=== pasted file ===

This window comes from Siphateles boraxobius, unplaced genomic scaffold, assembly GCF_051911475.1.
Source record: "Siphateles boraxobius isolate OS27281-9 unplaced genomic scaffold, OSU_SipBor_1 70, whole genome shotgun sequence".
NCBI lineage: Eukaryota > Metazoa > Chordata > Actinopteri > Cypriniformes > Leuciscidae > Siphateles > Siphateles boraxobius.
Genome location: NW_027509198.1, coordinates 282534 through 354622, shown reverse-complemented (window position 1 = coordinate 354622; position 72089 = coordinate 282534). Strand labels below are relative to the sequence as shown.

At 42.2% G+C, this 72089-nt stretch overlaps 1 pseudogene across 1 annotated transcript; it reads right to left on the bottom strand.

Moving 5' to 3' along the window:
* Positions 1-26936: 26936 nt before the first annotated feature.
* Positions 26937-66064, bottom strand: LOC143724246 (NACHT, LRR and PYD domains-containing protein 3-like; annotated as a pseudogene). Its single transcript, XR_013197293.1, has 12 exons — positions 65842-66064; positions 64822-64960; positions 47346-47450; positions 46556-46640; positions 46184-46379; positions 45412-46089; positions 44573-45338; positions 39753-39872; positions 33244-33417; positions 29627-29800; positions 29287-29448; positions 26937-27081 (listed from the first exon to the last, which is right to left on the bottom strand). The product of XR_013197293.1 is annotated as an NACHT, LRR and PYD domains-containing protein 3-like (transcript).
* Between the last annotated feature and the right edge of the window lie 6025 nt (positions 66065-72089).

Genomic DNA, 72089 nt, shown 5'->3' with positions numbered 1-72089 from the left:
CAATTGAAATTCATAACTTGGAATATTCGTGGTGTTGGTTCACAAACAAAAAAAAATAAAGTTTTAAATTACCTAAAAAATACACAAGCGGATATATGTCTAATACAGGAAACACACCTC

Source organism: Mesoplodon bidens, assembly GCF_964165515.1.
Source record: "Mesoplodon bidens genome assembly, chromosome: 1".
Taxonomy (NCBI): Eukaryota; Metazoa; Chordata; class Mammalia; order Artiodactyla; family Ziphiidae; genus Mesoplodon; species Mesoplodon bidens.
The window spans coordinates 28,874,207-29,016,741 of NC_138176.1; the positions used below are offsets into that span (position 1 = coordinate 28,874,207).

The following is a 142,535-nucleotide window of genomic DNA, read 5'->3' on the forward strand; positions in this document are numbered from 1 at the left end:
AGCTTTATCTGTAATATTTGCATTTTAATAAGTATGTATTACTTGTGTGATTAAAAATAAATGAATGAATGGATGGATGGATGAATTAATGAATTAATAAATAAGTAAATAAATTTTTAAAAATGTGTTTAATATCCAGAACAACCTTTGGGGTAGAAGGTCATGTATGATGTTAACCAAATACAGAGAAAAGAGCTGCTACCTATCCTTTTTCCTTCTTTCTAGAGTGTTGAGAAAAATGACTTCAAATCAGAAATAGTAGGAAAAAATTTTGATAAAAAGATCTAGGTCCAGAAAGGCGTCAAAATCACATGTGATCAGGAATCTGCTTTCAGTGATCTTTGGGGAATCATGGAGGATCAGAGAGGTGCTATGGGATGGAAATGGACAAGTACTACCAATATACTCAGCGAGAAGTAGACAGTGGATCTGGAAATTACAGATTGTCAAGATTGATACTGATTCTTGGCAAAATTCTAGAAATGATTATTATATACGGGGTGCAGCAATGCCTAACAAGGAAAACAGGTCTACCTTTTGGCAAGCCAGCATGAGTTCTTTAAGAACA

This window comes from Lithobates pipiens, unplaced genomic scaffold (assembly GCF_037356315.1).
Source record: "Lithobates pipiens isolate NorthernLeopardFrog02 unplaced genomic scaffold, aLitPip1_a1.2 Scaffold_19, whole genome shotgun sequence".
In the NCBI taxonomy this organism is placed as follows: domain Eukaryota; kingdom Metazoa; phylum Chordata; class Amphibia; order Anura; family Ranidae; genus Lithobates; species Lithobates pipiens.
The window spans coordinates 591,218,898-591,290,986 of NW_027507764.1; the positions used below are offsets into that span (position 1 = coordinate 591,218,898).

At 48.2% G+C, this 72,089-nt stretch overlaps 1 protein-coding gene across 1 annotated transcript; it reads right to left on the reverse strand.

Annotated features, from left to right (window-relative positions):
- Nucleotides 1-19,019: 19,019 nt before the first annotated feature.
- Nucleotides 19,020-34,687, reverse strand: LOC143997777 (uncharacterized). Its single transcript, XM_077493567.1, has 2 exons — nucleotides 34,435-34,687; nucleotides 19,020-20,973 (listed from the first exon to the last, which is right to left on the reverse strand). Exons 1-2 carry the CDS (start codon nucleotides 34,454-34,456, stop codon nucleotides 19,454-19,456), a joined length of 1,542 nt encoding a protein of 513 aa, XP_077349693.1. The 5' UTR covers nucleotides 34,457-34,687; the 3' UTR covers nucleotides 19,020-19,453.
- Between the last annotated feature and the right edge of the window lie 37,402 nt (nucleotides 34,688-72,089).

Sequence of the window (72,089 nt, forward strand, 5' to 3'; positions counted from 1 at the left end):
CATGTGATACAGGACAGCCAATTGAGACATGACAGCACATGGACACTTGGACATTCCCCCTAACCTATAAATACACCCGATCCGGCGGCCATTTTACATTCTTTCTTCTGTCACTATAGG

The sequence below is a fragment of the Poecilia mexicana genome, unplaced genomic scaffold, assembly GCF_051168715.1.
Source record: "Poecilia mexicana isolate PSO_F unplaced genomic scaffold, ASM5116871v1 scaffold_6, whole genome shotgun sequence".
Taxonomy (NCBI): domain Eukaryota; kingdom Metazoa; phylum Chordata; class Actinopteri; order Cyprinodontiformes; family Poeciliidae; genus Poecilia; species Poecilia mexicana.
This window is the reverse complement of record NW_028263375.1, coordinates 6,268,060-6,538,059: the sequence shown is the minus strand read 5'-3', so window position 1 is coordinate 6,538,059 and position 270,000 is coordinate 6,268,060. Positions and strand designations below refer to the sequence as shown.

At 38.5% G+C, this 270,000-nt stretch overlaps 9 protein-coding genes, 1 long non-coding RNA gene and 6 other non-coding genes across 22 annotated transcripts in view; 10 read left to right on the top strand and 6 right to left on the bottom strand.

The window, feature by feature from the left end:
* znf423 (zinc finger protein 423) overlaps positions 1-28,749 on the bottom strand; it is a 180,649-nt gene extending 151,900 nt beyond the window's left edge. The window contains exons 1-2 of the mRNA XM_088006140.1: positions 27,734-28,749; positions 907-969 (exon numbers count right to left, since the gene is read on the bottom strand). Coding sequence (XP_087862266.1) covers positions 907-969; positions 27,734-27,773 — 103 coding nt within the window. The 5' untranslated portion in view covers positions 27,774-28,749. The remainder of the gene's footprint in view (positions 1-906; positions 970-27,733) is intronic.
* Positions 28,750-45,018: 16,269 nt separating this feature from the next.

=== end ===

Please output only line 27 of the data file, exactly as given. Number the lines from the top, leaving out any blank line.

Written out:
Sequence of the window (72,089 nt, forward strand, 5' to 3'; positions counted from 1 at the left end):